Negative Emotions: Repress, Express, or Release?

posted Aug 5, 2012, 9:53 AM by Interfaith WS

Life changed for Allison on her fifteenth wedding anniversary when her husband walked out and never came back. Bitter anger drove her from one psychotherapist to another. The more she talked about what happened, the angrier she got. Soon, her inner anger colored her thoughts throughout the day. When her latest laboratory test showed malignant tissue, her doctor advised her to quit psychotherapy and focus on positive thoughts instead. Allison did not know how.

"For eight years, I heard that expression was healthy," she said. "Express everything you feel, my therapists told me. So I did. I'd go home, shut the window, and scream. Then I'd take Jack's clothes and fling them against the wall with every four-letter word in the book. Whatever I found that belonged to him I'd rip, break, tear, or smear. After those sessions I felt spent, used up. I had no idea how much damage that did to my body until my sickness came to light. Expression got me into this mess, but repression is even worse. Now I don't know what to do."

Darshani. Literature is replete with the effects on body, mind, and spirit of expressing and repressing negative emotions. Books such as Hans Selye's The Stress of Life and Norman Cousins's Anatomy of an lllness present lucid explanations of how negative emotions damage body processes. Ayurveda, an ancient science of healing indigenous to India, teaches that repressed anger alters the flora of the small intestine and the gall bladder. In Ayurveda, The Science of Self-Healing: A Practical Guide, Dr. Vasant Lad writes that anger causes inflamed patches on the mucous membranes of the stomach.

Spiritual teachers from ail traditions, past and present, know the dangers of expressed and repressed anger. In the Summa Theologica, St. Thomas Aquinas wrote that expressing anger brings a rush of blood, tensing of muscles, and acceleration of the heartbeat. “Such physical disturbances impede our power of reason.” The Philokalia, a compilation of writings of the early Desert Fathers, states that an angry man, even if he were to raise the dead, is not acceptable to God. Sage Swami Sivananda said, “Through anger, a man loses all spiritual merit in an instant.” “Rascal sage” Gurdjieff made a similar remark: “The expression of anger can at once explode all the substances prepared in the spiritual laboratory and leave a man inwardly empty for a long time.” The Buddhist scripture, the Dhammapada, says that anger is like a chariot careening wildly and that only he who curbs it is a true charioteer.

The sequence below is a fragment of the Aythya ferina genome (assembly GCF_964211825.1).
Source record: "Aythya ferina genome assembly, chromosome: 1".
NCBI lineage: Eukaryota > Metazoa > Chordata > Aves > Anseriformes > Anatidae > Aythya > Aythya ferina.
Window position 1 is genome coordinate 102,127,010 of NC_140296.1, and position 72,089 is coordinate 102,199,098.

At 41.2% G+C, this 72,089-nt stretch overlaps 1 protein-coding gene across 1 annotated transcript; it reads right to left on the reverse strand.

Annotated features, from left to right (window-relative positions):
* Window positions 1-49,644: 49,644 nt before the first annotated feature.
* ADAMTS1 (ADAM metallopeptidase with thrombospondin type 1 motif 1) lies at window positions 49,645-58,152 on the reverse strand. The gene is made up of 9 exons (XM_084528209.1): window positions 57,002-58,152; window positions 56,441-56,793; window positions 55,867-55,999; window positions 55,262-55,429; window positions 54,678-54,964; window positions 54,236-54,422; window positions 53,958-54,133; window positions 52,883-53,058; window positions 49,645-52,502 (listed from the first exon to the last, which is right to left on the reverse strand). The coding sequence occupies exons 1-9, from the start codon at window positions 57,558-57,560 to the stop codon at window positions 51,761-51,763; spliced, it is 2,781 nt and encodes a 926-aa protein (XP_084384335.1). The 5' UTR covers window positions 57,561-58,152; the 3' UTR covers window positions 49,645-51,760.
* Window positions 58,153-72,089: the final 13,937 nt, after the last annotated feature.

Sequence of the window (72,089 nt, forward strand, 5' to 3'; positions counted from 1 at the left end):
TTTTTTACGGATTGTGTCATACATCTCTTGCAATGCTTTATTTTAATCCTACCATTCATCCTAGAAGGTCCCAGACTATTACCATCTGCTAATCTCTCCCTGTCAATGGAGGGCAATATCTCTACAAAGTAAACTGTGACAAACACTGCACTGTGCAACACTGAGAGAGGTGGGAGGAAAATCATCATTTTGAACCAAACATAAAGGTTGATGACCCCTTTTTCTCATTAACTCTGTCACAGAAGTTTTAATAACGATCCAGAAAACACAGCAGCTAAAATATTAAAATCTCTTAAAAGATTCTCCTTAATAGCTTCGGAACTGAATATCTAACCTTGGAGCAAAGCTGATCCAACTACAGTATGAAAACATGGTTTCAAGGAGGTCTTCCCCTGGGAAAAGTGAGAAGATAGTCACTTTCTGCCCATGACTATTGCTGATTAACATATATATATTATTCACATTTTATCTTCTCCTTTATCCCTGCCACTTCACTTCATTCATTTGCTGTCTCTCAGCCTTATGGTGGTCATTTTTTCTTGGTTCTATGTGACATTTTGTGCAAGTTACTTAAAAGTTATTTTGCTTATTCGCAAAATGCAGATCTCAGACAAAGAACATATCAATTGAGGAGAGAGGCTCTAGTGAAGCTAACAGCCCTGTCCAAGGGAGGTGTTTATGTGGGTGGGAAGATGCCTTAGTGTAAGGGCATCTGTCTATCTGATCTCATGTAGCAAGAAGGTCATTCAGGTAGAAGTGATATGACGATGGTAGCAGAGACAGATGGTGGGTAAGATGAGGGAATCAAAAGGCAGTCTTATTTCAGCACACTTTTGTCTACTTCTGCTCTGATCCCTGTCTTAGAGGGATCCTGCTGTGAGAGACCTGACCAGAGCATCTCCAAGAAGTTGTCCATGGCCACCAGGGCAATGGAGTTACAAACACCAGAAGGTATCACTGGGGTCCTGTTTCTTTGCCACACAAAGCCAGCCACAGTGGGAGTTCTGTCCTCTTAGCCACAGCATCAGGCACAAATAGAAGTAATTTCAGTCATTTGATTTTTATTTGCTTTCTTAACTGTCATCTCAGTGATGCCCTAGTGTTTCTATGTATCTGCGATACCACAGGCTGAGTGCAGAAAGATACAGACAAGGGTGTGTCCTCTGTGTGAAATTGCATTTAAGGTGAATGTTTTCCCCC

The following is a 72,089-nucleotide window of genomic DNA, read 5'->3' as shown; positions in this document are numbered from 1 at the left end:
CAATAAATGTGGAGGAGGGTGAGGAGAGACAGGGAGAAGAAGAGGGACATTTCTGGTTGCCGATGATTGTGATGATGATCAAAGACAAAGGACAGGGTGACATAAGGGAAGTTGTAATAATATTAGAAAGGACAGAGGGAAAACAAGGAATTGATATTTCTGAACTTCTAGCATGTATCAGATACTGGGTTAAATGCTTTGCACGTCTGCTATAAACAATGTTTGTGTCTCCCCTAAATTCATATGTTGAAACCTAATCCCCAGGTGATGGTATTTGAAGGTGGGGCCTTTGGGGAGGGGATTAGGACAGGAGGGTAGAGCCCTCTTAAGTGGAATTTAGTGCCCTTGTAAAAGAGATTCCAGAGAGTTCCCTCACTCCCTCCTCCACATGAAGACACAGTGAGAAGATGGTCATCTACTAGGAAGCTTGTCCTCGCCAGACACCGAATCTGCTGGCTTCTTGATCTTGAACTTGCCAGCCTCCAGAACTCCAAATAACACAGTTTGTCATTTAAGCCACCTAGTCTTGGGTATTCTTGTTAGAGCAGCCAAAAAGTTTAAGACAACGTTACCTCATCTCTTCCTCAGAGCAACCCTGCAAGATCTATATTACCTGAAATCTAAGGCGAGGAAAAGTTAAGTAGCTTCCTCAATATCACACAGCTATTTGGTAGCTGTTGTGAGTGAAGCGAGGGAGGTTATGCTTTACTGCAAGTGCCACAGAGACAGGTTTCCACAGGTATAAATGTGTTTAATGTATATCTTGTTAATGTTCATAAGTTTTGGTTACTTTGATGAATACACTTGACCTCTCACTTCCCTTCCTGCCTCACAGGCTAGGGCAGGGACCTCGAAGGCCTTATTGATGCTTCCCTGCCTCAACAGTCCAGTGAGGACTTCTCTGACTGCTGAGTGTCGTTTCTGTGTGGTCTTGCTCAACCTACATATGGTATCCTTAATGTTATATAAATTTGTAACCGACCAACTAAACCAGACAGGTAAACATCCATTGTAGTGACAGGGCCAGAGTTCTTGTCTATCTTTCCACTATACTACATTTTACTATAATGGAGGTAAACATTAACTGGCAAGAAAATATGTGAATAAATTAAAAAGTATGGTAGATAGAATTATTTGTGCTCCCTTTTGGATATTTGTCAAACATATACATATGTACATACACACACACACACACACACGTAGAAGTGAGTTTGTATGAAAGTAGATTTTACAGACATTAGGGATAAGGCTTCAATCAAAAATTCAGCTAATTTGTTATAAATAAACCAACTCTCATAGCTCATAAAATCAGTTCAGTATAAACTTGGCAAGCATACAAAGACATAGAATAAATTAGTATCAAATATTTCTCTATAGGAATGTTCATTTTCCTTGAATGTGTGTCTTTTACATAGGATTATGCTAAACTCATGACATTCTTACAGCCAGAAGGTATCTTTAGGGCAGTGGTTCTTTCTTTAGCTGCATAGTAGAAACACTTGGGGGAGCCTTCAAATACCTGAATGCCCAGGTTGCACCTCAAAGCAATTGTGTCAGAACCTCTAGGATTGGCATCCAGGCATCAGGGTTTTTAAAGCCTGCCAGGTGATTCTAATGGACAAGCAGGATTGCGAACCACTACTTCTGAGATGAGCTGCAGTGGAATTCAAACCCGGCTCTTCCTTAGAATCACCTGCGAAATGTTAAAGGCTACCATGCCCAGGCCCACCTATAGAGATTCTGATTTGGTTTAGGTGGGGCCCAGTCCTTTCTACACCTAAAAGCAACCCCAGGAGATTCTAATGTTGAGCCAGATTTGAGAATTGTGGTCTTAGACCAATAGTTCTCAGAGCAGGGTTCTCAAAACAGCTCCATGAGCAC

Allison. But if I just think of positive thoughts like my doctor told me, what am I suppose to do with my negative emotions?

Darshani. The mature, healthy way to handle negative emotions is neither expression nor repression but release. Gurdjieff said that the process of release frees us immediately of negativity, and it brings into play a faculty that thrusts us forward on the spiritual path.

Allison. How do I do it?

Darshani. Let’s say that the thought of Jack arises in your mind. Instantly you feel bitter. Instead of pursuing the thought and surrendering to bitterness, shift your inner posture. Stop focusing on Jack. Focus instead on the bitterness that arose in your mind. Let only the bitterness remain as the object of your inner attention. As you observe it, you will become aware that the bitterness is not you; it is separate from you. It comes from outside yourself. When you stand back from it, observing it and refusing to identify with it, you will see it subside as suddenly as it arose. In the beginning of your practice, the bitterness may surface frequently. But the more often you refuse to identify with it, the less often it will occur.

Allison. When the anger dissolves, am I back to the mental state I was in before it came up?

Darshani. You are further ahead. You are more conscious because you have separated yourself from your emotions. Sri Aurobindo offers a discipline that follows the process of standing back and observing anger. He suggests that as soon as you observe what is going on in your lower nature and separate yourself from it, call for the descent of divine light and peace into that part of yourself to transform it. Eventually that Force will replace all mechanical and negative movements with its own light.

The practice of not identifying with negative emotions, and opening inwardly to the descent of the divine Force will transform your entire nature, improve your health, and turn your life around.

 

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